Industry Trends

Defining Global Mobility Success After COVID: What to Learn from Mobility Leaders

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The world was barely into, what we now know as, the “COVID shutdown” when business consultants were already opining about what’s next. In May 2020, McKinsey & Company had this advice for business leaders:

“In order to come back stronger, companies should reimagine their business model as they return to full speed. The moment is not to be lost: those who step up their game will be better off and far more ready to confront the challenges—and opportunities—of the next normal than those who do not.”

Even though we had to wait nearly another two years to begin seeing our way beyond the pandemic, the five qualities McKinsey identified as important to businesses’ future success were spot on: resolve, resilience, return, reimagination and reform.

In a nutshell, defining success after COVID is all about innovation. That was the theme permeating through our own recent research commissioned with the HR Research Institute. Diving into the data, we discovered some distinct differences in how global mobility leaders, and laggards, are innovating their businesses to thrive in a post-pandemic marketplace. Here are a few things we learned.

Leaders have adjusted policies to meet employees’ needs.

Respondents from global mobility leader organizations say relocated employees give their organization’s global mobility policies and processes high ratings. We found that, on average, global mobility leaders are more likely than novices to be rated positively in the areas of equity, flexibility and level of

support. In fact, flexibility is rated the highest, indicating that global mobility leaders are less likely to have a one size fits all approach to relocation.

More than half (55%) of global mobility leaders have updated their relocation policies to better accommodate flexible working arrangements. That compares to less than one-third of global mobility novice organizations. We found similar trends when we asked about employee benefits for mental health and well-being: 52% of leading organizations have expanded their policies to address employee well-being, compared to just 27% of novice organizations. Leaders also are significantly more likely to offer more personalized relocation benefits than other employers.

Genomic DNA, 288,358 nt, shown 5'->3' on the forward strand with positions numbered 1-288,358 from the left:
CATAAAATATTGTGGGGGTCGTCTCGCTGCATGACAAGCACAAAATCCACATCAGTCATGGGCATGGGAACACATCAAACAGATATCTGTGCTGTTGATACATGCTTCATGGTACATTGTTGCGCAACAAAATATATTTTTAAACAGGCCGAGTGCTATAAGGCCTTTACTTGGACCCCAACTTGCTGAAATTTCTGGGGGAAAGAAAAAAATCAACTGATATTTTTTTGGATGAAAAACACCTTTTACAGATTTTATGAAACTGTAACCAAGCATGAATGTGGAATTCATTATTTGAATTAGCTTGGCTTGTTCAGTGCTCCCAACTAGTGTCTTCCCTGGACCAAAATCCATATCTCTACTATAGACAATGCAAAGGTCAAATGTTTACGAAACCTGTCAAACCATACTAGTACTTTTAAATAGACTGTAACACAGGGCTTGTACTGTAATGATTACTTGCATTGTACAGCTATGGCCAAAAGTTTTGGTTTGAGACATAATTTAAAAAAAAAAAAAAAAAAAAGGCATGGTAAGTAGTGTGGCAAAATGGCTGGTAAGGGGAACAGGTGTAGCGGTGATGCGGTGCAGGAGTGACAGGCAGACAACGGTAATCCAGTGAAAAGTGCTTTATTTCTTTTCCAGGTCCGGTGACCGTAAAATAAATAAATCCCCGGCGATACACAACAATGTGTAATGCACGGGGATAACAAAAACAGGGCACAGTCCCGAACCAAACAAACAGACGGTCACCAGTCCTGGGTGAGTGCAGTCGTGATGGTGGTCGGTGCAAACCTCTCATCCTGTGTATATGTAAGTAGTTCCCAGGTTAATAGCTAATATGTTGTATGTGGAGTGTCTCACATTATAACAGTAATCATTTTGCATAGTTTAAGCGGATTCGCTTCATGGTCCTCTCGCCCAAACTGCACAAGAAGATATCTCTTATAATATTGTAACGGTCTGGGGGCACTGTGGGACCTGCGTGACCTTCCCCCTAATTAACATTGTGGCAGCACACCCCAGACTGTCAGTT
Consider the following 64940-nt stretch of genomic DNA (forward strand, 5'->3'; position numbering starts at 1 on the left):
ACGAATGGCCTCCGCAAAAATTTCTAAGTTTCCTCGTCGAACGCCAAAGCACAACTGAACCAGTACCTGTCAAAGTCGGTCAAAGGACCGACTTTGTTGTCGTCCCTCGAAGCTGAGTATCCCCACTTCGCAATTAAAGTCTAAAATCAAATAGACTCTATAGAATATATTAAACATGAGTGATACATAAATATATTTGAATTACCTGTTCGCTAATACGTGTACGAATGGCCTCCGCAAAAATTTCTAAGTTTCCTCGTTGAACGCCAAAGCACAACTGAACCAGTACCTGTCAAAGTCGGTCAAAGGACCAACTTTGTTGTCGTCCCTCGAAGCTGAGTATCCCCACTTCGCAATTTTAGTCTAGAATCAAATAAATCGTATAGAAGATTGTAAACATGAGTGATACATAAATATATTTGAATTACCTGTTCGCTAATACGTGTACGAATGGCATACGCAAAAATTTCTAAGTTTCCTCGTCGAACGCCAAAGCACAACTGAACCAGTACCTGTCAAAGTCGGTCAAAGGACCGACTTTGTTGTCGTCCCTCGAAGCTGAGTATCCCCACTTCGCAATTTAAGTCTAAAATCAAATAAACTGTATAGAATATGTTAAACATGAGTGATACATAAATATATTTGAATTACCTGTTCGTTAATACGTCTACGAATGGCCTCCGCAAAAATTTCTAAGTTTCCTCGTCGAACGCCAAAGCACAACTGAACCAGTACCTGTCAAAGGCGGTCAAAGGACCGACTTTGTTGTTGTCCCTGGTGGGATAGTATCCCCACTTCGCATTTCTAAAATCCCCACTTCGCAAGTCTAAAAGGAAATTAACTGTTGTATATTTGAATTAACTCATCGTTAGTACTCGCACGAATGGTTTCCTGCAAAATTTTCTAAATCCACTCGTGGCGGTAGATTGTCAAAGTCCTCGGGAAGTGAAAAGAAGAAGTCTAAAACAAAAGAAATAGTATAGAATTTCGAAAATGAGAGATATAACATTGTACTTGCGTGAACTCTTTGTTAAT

Global mobility leaders’ policies are clear and comprehensive.

While flexibility being offered to employees is critical, that doesn’t mean there is a lack of structure. In fact, our research found a dramatic difference between global mobility leader organizations and novice organizations in the presence of structure and organization when managing relocations.

The top pain points that novice organizations face in relocating employees are nearly non-existent in leading mobility organizations. In adjusting to a post-COVID world, leaders have paid attention to establishing well-defined relocation policies, tweaking processes to ensure they are consistent and communicating clear ownership of the relocation management function.

Budgets and accountability are well defined.

Similarly, global mobility leaders are solidifying where and how relocation dollars are budgeted. For mobility programs to thrive going forward, these organizations recognize that transparency and accountability are critical. More than three-quarters (77%) have well-defined mobility budgets, giving them the control and consistency that most novice organizations lack.

Leaders are addressing DEI&B head-on.

As McKinsey pointed out, defining success post-COVID in large part comes down to reimagining our organizations. Nowhere may that be more evident than in leading organizations’ greater emphasis on mobility programs that embrace diversity, equity, inclusion and belonging. These organizations have focused on updating their policies to reflect greater flexibility (42%) while offering more DEI&B-friendly benefits to support assignees (28%) and more equitable compensation policies (28%). Other success strategies our data uncovered include pursuing more DEI&B-friendly supplier partnerships; offering incentives for greater diversity in the assignee pool; and allowing more exceptions to standard policies.

Leaders seek out industry expertise.

Global mobility has never been more complex than now as the industry emerges from pandemic shutdowns and pivots. The most successful mobility organizations recognize the value of partnering with industry experts to navigate those complexities. More than half (52%) say they rely on trusted industry-specific relocation management partners. While industry expertise is the most important factor in choosing the right partner, they also place high priority on a vendor’s ability to be a good partner.

Want to dive deeper into what is defining mobility success after COVID? Get more insights and best practices to guide your mobility business into the new normal in CapRelo’s full research report.

About the Author

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Heather Hudnall, CRP, GMS

Vice President, Client Services

A strategic and adventurous leader with a keen eye for industry insights, fresh concepts and creative solutions – Heather leads a robust team caring for many of CapRelo’s largest clients, both domestic and globally. Because the current environment dema…